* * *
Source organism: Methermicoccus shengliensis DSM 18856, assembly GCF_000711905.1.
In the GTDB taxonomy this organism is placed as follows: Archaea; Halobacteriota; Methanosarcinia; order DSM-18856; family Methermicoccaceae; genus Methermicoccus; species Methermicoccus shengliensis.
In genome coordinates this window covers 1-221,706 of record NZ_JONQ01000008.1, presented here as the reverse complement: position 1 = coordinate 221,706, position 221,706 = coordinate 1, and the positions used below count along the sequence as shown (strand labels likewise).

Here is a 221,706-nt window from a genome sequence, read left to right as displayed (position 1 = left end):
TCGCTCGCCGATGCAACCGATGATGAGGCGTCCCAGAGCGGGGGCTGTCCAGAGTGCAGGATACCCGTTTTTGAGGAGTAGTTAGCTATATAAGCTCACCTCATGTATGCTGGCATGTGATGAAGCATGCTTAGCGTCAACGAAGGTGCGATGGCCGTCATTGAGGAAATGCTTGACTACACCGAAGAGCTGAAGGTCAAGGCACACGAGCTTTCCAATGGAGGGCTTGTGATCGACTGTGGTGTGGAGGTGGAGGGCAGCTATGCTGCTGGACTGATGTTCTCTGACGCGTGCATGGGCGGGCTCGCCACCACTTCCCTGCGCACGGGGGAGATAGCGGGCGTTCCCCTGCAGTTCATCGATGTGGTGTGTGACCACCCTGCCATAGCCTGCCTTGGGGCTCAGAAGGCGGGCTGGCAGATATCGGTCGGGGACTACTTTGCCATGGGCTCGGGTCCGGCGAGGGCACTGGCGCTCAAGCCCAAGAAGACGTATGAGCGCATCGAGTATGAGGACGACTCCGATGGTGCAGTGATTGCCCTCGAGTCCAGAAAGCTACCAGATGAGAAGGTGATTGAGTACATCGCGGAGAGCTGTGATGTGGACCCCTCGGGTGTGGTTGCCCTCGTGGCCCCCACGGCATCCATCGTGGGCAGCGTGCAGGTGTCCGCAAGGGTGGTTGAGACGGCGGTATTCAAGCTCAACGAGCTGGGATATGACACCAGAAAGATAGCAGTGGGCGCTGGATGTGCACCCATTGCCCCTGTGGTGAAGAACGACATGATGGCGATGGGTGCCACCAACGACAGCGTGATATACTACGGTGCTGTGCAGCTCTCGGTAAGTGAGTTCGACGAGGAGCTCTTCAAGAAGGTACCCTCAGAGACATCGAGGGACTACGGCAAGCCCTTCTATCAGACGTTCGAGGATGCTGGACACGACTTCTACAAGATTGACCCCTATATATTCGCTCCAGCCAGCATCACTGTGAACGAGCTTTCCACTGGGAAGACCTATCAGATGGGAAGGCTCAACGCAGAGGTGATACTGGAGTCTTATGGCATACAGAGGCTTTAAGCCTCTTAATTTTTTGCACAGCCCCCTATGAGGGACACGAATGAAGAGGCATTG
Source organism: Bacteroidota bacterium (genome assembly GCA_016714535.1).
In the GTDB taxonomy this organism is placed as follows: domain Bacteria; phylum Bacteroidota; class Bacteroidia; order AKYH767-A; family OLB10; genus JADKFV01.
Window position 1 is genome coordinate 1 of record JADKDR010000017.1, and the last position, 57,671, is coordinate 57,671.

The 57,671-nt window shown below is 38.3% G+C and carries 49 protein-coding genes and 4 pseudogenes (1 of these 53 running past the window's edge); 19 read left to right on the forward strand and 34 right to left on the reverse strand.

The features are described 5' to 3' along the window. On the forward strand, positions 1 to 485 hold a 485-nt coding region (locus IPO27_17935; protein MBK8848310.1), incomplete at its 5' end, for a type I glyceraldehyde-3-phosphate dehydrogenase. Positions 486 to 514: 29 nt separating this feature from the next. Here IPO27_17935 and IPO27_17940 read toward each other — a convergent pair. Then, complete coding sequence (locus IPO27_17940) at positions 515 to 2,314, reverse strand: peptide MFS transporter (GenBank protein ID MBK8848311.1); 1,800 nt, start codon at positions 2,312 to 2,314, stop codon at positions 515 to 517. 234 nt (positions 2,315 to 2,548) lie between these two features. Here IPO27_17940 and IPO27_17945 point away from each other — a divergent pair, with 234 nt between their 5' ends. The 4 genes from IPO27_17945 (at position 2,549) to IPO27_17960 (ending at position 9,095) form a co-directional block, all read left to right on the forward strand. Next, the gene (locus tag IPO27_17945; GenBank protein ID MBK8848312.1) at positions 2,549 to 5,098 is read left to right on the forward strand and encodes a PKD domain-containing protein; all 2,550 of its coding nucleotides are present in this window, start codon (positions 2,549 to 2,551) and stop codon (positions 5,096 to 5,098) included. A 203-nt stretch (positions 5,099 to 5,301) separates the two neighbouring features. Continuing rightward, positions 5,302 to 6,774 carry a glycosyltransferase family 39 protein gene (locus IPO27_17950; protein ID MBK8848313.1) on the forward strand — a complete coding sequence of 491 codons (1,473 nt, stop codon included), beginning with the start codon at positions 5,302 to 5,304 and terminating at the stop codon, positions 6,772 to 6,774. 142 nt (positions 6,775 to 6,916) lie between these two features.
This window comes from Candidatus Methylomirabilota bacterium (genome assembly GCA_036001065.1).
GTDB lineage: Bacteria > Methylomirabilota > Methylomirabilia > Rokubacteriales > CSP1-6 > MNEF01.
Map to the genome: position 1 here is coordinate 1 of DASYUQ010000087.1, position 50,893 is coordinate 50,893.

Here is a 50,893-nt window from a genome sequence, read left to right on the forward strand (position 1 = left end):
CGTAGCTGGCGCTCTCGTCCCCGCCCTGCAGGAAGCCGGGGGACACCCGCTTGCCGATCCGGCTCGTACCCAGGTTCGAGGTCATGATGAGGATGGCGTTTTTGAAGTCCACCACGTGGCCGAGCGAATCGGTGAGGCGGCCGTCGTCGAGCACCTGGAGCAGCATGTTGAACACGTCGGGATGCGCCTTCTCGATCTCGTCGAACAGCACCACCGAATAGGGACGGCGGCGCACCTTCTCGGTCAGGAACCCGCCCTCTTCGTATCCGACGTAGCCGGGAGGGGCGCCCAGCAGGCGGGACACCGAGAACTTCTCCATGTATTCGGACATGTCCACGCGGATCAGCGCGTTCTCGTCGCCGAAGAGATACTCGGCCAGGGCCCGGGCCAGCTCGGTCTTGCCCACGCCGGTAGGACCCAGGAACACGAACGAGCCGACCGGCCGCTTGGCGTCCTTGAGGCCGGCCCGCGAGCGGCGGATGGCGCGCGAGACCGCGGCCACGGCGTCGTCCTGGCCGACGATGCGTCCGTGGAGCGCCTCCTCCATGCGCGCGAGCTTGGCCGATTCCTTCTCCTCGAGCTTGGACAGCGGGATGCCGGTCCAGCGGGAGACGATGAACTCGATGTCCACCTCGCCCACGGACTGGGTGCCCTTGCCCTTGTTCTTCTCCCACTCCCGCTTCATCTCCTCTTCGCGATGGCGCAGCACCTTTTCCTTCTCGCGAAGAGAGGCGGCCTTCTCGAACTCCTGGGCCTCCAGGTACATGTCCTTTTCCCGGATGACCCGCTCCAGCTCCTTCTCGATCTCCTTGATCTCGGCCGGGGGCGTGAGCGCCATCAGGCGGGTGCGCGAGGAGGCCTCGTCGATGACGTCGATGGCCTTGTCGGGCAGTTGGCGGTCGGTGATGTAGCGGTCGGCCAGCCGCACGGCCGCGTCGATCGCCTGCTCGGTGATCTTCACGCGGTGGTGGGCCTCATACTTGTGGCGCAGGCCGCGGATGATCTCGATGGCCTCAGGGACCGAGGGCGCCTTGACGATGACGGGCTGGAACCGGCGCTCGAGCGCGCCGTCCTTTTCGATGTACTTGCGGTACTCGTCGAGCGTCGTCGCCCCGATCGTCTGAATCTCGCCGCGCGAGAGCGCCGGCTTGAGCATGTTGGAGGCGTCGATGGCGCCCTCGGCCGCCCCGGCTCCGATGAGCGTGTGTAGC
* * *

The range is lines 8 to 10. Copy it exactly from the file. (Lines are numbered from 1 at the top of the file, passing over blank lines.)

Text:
Window position 1 is genome coordinate 1 of record JADKDR010000017.1, and the last position, 57,671, is coordinate 57,671.

The 57,671-nt window shown below is 38.3% G+C and carries 49 protein-coding genes and 4 pseudogenes (1 of these 53 running past the window's edge); 19 read left to right on the forward strand and 34 right to left on the reverse strand.

The features are described 5' to 3' along the window. On the forward strand, positions 1 to 485 hold a 485-nt coding region (locus IPO27_17935; protein MBK8848310.1), incomplete at its 5' end, for a type I glyceraldehyde-3-phosphate dehydrogenase. Positions 486 to 514: 29 nt separating this feature from the next. Here IPO27_17935 and IPO27_17940 read toward each other — a convergent pair. Then, complete coding sequence (locus IPO27_17940) at positions 515 to 2,314, reverse strand: peptide MFS transporter (GenBank protein ID MBK8848311.1); 1,800 nt, start codon at positions 2,312 to 2,314, stop codon at positions 515 to 517. 234 nt (positions 2,315 to 2,548) lie between these two features. Here IPO27_17940 and IPO27_17945 point away from each other — a divergent pair, with 234 nt between their 5' ends. The 4 genes from IPO27_17945 (at position 2,549) to IPO27_17960 (ending at position 9,095) form a co-directional block, all read left to right on the forward strand. Next, the gene (locus tag IPO27_17945; GenBank protein ID MBK8848312.1) at positions 2,549 to 5,098 is read left to right on the forward strand and encodes a PKD domain-containing protein; all 2,550 of its coding nucleotides are present in this window, start codon (positions 2,549 to 2,551) and stop codon (positions 5,096 to 5,098) included. A 203-nt stretch (positions 5,099 to 5,301) separates the two neighbouring features. Continuing rightward, positions 5,302 to 6,774 carry a glycosyltransferase family 39 protein gene (locus IPO27_17950; protein ID MBK8848313.1) on the forward strand — a complete coding sequence of 491 codons (1,473 nt, stop codon included), beginning with the start codon at positions 5,302 to 5,304 and terminating at the stop codon, positions 6,772 to 6,774. 142 nt (positions 6,775 to 6,916) lie between these two features.